Expect the Unexpected: With Guests Abigail Sussman, Howie Jeon & Greg Golden

September 27, 2021
Despite their regularity, we don't tend to budget well for the high frequency of unexpected events that predictably arise when it comes to our time, our diet, or our money.

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If you've been an investor for any length of time, you've seen the stock market react to unexpected events—whether the COVID pandemic, the subprime mortgage crisis, the dot-com bubble, or myriad smaller shocks. Nevertheless, you might be inclined to dismiss the likelihood of some other unforeseen circumstance to emerge and impact your investments.

  • Choiceology's sister show, Financial Decoder, explores the ways you can help guard against such blind spots when it comes to your portfolio and your financial plan.

If you've been an investor for any length of time, you've seen the stock market react to unexpected events—whether the COVID pandemic, the subprime mortgage crisis, the dot-com bubble, or myriad smaller shocks. Nevertheless, you might be inclined to dismiss the likelihood of some other unforeseen circumstance to emerge and impact your investments.

  • Choiceology's sister show, Financial Decoder, explores the ways you can help guard against such blind spots when it comes to your portfolio and your financial plan.

Perhaps this scenario seems familiar. Let's say you generally do a good job of sticking to your monthly budget, but a rare opportunity arises—maybe a favorite musical artist is in town, or you've been invited to a friend’s 25th anniversary event—and you blow past your regular spending limit. It's all right—you’ll just have to tighten your belt a bit next month. But then your phone stops working, and you have to buy a new model. And now your car needs an expensive repair. Again, these are not ordinary expenses, so you chalk it up to life and go back to your usual budget. And then the invitation to a destination wedding arrives …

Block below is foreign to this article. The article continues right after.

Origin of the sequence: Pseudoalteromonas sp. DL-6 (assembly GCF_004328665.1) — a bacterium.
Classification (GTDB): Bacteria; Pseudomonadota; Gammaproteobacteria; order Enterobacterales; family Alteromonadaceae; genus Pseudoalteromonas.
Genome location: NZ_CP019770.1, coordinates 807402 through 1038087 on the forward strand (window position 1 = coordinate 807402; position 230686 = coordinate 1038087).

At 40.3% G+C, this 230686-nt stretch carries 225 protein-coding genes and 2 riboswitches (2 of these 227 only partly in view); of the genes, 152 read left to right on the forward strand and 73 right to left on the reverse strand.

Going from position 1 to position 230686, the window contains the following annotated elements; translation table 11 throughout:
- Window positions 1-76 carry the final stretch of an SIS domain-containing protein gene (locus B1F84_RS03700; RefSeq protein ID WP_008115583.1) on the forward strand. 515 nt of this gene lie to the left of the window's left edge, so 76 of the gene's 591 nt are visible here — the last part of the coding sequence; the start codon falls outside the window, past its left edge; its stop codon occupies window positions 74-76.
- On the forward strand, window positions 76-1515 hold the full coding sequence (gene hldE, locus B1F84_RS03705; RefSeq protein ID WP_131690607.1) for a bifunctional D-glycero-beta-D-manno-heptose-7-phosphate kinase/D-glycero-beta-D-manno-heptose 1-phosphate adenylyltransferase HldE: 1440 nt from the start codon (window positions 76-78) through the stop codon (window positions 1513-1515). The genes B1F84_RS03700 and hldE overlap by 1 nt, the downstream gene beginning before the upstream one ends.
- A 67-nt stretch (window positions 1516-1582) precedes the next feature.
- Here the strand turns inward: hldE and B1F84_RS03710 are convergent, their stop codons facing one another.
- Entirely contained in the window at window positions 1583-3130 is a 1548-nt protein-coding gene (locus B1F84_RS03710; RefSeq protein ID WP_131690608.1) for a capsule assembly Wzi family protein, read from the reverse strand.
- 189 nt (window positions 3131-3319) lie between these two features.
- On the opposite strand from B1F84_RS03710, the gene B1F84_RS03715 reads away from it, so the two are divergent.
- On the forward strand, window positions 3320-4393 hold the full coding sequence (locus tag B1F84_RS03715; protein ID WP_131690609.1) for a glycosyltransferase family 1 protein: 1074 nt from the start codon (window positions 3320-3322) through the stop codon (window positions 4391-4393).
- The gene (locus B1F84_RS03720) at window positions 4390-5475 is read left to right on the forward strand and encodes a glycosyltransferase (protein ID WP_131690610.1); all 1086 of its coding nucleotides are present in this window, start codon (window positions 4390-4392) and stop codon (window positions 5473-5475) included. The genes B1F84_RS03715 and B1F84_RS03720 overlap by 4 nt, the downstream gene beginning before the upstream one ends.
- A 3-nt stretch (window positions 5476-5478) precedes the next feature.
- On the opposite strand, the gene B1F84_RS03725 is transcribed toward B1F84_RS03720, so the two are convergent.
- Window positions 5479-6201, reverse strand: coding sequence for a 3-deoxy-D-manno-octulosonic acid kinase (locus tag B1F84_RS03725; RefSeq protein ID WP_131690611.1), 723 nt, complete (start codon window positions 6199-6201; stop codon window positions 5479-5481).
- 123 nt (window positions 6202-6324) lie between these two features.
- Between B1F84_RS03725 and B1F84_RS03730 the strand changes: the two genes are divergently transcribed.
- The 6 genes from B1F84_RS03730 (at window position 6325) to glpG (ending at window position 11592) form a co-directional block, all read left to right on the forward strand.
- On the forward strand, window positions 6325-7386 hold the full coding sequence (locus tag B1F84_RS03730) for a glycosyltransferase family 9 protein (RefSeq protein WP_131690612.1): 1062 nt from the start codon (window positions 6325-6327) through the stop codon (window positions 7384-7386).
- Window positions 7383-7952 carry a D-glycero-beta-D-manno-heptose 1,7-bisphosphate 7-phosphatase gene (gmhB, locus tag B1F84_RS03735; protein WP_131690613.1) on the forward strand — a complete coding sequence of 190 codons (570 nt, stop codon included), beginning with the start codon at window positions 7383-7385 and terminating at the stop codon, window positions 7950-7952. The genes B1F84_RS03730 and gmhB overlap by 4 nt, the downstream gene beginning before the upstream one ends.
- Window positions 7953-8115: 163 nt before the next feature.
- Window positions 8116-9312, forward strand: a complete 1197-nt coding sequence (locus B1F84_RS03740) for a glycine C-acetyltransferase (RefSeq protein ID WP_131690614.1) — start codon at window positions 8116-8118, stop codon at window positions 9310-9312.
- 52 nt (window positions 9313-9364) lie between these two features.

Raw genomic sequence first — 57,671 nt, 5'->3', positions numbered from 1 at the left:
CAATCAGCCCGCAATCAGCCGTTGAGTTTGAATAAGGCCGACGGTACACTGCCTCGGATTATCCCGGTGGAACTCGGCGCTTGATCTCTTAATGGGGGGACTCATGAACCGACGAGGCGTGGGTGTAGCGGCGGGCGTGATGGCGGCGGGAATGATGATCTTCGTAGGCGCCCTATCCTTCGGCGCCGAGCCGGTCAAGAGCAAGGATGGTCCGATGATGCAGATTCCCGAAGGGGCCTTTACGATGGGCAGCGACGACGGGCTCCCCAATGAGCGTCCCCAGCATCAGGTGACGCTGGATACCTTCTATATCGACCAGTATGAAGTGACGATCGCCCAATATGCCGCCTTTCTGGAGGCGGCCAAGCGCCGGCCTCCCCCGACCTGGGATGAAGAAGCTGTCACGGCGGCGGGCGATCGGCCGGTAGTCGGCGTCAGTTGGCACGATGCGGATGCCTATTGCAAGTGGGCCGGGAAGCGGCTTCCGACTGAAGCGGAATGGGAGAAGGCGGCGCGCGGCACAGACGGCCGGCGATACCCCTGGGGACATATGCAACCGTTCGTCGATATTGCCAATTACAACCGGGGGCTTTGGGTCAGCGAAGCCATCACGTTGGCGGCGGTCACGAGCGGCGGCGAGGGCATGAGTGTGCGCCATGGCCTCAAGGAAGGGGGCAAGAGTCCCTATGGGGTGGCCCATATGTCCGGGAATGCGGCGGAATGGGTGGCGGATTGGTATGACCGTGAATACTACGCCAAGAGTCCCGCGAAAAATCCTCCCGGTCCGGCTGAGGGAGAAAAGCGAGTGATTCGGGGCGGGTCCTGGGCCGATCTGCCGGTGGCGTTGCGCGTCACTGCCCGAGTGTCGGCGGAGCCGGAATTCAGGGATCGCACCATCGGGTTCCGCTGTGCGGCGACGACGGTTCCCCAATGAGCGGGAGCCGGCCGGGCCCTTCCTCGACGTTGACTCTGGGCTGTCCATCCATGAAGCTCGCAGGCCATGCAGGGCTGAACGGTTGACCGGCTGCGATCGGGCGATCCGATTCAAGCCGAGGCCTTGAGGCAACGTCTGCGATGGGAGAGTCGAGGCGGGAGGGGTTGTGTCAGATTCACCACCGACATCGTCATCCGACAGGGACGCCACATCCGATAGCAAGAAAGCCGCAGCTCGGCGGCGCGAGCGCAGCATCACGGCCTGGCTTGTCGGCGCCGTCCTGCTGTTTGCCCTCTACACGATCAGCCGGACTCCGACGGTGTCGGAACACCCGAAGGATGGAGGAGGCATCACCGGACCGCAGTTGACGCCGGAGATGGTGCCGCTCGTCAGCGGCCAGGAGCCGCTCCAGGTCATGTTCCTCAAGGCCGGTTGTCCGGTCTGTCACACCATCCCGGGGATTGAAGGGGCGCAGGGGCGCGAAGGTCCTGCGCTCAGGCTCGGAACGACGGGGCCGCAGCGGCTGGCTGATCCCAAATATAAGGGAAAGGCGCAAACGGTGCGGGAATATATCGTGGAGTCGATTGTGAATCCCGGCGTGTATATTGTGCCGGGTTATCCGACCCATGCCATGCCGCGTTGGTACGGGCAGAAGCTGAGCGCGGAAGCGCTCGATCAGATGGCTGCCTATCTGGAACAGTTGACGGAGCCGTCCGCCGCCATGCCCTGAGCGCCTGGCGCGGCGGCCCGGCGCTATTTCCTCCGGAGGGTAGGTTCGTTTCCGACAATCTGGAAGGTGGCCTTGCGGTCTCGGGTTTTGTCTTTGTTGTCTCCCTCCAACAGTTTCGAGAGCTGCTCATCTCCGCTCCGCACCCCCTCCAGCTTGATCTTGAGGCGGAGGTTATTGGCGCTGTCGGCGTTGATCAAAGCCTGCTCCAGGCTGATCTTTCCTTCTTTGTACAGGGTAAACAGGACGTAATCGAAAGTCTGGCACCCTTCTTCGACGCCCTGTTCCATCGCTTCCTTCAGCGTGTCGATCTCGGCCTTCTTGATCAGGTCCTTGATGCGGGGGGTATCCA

In this episode of Choiceology with Katy Milkman, we explore a common error around the way individuals and organizations categorize seemingly exceptional expenses.

Food trucks have come a long way since their humble beginnings as purveyors of meat pies and coffee for day laborers. Today, there’s a stunning variety of culinary options: from simple french fries to French haute cuisine, from ice cream to iced lattes, from Vietnamese pho to Mongolian pot stickers. And while these businesses may seem relatively straightforward to run, food trucks and small restaurants run into their fair share of unexpected costs.

You hear from two food truck entrepreneurs. Greg Golden runs the delightful Mustache Pretzels, which he built from the ground up in Phoenix, Arizona. Greg was confident in his idea and his product but quickly ran into a series of financially painful setbacks on his way to a thriving business.

Howie Jeon started his food truck business, Yumpling, with two partners and found success providing Taiwanese-inspired dumplings and other fusion fare to the lunch crowd in Manhattan. But when it came time to expand into a permanent brick-and-mortar restaurant, Howie and his partners faced a litany of challenges, not least of which was a global pandemic.

Abigail Sussman joins Katy to discuss the ways in which we tend to dismiss or miscategorize expenses that fall outside of our regular budgets. These categorization errors can have a profound impact on businesses large and small—and also on personal budgets. You’ll hear about strategies to help deal with this tendency and to better prepare for expenses that seem exceptional but are often inevitable.

Abigail Sussman is an associate professor of marketing at the University of Chicago Booth School of Business. You can read her research paper with Adam Alter titled "The Exception Is the Rule: Underestimating and Overspending on Exceptional Expenses" for more information on the phenomenon.

Choiceology is an original podcast from Charles Schwab. 

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